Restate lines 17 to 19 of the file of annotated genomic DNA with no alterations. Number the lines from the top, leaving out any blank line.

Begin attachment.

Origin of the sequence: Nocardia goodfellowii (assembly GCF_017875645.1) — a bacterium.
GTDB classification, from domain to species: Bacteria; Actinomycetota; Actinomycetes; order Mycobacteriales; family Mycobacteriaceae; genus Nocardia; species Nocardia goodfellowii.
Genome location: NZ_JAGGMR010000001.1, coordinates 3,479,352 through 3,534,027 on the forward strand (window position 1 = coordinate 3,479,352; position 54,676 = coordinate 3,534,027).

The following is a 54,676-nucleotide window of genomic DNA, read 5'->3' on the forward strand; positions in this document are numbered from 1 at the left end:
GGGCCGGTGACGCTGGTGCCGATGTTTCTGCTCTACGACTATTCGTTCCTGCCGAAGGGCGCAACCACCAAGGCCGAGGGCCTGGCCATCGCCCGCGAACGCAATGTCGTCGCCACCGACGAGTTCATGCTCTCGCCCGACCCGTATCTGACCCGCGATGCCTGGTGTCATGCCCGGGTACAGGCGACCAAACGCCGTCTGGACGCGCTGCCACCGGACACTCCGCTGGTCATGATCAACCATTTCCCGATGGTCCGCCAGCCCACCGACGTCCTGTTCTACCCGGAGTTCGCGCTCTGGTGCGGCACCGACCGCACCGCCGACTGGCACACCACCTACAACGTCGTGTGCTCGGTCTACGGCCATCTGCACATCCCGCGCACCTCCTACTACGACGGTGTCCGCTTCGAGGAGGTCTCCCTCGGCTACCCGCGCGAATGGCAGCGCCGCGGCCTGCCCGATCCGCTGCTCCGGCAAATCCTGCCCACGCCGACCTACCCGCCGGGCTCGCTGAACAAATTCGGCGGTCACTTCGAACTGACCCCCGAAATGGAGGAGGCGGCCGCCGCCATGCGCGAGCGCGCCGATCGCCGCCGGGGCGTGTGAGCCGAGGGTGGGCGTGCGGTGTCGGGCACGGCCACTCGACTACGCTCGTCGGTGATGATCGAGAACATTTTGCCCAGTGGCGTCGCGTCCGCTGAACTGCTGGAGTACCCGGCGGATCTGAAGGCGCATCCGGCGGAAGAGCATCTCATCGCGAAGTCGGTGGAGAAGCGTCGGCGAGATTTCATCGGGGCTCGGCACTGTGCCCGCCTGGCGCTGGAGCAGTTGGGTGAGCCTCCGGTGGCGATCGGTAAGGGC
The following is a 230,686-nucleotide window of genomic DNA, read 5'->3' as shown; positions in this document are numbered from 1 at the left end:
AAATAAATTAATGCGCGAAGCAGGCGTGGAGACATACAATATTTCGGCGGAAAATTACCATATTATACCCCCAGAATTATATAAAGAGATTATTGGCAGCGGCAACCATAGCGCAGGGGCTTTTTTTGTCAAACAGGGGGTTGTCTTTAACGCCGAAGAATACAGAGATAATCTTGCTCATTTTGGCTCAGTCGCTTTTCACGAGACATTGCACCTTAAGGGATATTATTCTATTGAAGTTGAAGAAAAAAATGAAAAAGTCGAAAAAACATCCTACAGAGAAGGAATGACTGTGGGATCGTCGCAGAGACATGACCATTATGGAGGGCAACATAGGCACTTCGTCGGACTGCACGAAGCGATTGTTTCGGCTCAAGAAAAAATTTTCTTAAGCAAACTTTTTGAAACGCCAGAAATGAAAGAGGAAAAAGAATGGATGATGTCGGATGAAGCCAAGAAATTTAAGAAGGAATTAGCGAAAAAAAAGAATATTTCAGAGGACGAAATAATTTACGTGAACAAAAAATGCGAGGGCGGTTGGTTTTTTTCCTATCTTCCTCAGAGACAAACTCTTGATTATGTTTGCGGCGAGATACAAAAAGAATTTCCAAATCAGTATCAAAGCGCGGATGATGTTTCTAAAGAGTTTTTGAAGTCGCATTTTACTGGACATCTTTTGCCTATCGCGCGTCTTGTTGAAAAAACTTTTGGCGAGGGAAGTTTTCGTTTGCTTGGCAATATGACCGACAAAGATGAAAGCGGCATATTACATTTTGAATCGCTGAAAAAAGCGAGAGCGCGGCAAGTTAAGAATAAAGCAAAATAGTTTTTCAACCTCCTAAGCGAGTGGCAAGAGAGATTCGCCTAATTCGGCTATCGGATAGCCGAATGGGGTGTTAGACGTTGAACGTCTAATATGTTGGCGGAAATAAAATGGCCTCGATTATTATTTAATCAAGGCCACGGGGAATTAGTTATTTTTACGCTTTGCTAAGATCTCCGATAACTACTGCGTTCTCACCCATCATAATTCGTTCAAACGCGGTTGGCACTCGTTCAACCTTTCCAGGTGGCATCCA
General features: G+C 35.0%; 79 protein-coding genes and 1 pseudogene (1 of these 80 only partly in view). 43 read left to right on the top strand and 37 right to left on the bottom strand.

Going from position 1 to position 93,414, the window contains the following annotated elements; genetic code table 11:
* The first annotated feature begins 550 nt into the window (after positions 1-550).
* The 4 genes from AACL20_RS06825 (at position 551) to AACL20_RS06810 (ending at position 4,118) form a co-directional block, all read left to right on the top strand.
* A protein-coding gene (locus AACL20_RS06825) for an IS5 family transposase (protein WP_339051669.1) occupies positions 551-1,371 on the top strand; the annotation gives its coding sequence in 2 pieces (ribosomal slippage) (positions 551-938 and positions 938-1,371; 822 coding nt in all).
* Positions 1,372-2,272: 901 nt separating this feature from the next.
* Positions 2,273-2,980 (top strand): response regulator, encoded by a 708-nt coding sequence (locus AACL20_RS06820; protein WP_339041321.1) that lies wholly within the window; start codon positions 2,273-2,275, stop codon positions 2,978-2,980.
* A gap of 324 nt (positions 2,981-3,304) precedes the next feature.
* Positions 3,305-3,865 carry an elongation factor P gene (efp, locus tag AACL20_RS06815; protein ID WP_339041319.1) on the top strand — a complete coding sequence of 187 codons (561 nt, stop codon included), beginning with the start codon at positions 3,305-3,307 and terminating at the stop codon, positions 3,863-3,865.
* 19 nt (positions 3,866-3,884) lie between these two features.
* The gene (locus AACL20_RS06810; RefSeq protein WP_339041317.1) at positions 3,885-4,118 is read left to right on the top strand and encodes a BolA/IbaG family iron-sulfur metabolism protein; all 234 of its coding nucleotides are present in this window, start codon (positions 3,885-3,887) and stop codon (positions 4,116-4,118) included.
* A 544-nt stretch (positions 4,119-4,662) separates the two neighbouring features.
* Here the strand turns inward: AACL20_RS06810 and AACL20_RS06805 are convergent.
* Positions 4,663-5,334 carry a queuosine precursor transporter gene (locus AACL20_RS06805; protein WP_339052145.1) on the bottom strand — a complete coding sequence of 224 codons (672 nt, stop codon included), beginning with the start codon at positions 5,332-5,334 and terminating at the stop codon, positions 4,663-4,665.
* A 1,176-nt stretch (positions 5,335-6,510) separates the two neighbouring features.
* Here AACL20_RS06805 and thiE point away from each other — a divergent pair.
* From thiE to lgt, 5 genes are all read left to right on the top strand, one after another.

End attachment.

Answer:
* 19 nt (positions 3,866-3,884) lie between these two features.
* The gene (locus AACL20_RS06810; RefSeq protein WP_339041317.1) at positions 3,885-4,118 is read left to right on the top strand and encodes a BolA/IbaG family iron-sulfur metabolism protein; all 234 of its coding nucleotides are present in this window, start codon (positions 3,885-3,887) and stop codon (positions 4,116-4,118) included.
* A 544-nt stretch (positions 4,119-4,662) separates the two neighbouring features.